Addis police drawing fire for handling of death investigation

The Addis police department is coming under criticism for its handling of an investigation into a 59-year-old woman’s death.

An autopsy report listed Sandra Rinaudo’s death on Aug. 9, 2013, from “multiple traumatic injuries” as a homicide. But a grand jury indicted no one, which prosecutors say was due to a lack of evidence developed by investigators.

Assistant District Attorney Tony Clayton said Tuesday he agreed with the grand jury’s decision, and that the Addis Police Department could be partly to blame because it lacks the proper training to investigate homicides.

“I have a serious problem with small municipalities like Addis conducting homicide investigations,” Clayton said. “I wish the legislature would make it mandatory they request the help of the Sheriff’s Office on homicides. Most times we’re invited to a homicide scene. (Addis) didn’t invite me to the scene.”

Addis Police Chief Ricky Anderson on Tuesday defended his handling of the Rinaudo case. He said he won’t be releasing any information related to the case, however, because “it’s not a closed investigation, per se.”

Anderson’s defense came a day after an investigative report Monday on WBRZ-TV first raised questions about how the investigation has been handled.

Rinaudo suffered multiple blunt force injuries that fractured some of her ribs, split her pancreas in half and broke her nose, according to the autopsy report.

Dr. Michael Cramer, a pathologist who conducted the autopsy, ruled Rinaudo’s death a homicide.

She was discovered unresponsive by her husband, Eddie Rinaudo, who called 911 from their home, located in the 4000 block of Foret Street in Addis.

Clayton said he presented the case to the grand jury last year with Rinaudo’s husband considered a “person of interest,” along with opposing theories that the woman’s death could have been an accident because her blood-alcohol level was four times over the state’s .08 percent legal limit when she died.

The autopsy report list Rinaudo’s blood-alcohol level at approximately .371 percent.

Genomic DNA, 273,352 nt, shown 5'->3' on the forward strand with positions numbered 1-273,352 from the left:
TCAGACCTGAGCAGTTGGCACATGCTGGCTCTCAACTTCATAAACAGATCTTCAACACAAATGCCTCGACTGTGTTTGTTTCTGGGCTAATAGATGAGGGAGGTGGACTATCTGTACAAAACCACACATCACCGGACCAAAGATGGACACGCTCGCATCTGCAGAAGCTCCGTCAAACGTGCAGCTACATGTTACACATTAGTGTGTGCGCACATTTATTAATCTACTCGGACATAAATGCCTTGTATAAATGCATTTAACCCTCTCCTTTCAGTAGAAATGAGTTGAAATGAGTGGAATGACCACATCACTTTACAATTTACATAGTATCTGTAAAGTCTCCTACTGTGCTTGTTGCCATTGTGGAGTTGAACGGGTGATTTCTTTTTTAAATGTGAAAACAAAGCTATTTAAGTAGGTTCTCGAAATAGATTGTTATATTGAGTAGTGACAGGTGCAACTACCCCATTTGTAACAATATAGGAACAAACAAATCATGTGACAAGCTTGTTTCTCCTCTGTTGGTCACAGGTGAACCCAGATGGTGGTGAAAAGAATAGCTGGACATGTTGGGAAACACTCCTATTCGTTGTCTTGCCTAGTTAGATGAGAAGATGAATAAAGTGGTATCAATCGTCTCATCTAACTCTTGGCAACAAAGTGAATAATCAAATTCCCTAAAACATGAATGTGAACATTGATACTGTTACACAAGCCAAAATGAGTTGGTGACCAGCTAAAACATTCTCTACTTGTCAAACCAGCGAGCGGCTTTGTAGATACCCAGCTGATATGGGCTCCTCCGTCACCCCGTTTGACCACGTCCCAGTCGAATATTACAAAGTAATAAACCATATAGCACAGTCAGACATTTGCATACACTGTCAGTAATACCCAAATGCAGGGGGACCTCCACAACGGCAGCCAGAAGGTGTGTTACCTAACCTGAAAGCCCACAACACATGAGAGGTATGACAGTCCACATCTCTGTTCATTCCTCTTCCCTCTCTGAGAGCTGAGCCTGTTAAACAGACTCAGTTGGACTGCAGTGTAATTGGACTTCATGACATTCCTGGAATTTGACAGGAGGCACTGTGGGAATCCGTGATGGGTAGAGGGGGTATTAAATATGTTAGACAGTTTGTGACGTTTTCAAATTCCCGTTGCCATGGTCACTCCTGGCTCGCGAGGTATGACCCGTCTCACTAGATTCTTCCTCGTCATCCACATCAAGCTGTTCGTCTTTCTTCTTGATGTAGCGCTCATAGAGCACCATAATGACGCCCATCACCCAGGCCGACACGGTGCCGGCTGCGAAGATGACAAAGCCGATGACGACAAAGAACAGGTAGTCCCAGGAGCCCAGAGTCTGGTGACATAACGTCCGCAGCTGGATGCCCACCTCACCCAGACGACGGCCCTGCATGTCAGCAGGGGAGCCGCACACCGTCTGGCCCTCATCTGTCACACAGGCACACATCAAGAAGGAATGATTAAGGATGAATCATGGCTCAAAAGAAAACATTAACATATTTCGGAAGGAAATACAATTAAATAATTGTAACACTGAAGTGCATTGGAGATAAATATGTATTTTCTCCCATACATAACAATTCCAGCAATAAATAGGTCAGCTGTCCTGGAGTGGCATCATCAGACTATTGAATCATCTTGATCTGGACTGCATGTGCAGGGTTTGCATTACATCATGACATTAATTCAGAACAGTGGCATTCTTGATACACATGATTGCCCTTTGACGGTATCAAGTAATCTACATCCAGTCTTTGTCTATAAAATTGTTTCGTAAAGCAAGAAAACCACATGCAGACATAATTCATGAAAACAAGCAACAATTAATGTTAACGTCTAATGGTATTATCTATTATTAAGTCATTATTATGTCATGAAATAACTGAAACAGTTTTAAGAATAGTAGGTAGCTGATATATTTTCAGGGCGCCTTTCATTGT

“There was a theory that she had fallen down the stairs,” Clayton said.

He said he couldn’t disagree with the grand jury’s determination that there was not sufficient evidence presented to jurors to warrant an indictment.

Rinaudo’s daughter Ragean Bellelo told a WBRZ reporter she was shocked when she reviewed her mother’s case file because Addis police conducted their investigation with her father still present inside the house.

Ragean Bellelo did not return calls from The Advocate on Tuesday seeking further comment on her mother’s death, and a phone listing for Eddie Rinaudo on Foret Street was disconnected.

“During the investigation, the detectives were having him hold the tape measure on different objects, she could have fallen on,” Ragean Bellelo said in the WBRZ report on Monday. “I saw the pictures.”

Bellelo also told WBRZ the family had concerns about how the District Attorney’s Office for the 18th Judicial District handled the case after presenting it to a West Baton Rouge Parish grand jury on Nov. 14, 2013.

The WBRZ report noted prosecutors did not invite Dr. Cramer, who examined Rinaudo’s body, to testify during the grand jury proceedings. The District Attorney’s Office instead used a third-party forensic pathologist to interpret Dr. Cramer’s autopsy report, the news report said.

Clayton said his office has had problems in the past getting Cramer to show up in court and to testify and that not having him appear before the grand jury didn’t pose a problem.

“I took Cramer’s report and had Dr. (Alfredo) Suarez interpret it,” Clayton said. “He didn’t add or subtract anything. He’s an expert. And these are experts we invite to come in and look at reports and give me opinions.”

Col. Richie Johnson, a spokesman for the West Baton Rouge Parish Sheriff’s Office and interim police chief for the town of Brusly, defended the way the Addis police department handled the investigation.

Johnson said he spoke with the Addis investigator who was in charge of the investigation and he’s convinced the department properly investigated the incident.

“We just found out the validity of the investigation was being questioned by the media,” Johnson said Tuesday.

Johnson added, “Just because the media reported it doesn’t make it fact. We have not been requested by anyone to look into it further. If we were requested to investigate this matter, we would have a hell of a time since all this information has been released that shouldn’t have been released.”

Johnson said Tuesday that he is personally offering a $5,000 reward for anyone who brings forward new information that leads to the arrest and conviction of a suspect.

Anderson said he’ll do the same.

“This family means enough to me; I’d like to see this solved,” Anderson said late Tuesday. “If someone can come forward and prove this is a homicide, I’m willing to offer up my personal money.”

Clayton said, from the DA Office’s perspective, Rinaudo’s case is not closed.

“Bring me some evidence and I’ll bring it back before the grand jury tomorrow,” Clayton said. “But I’m not going to indict someone with no evidence.”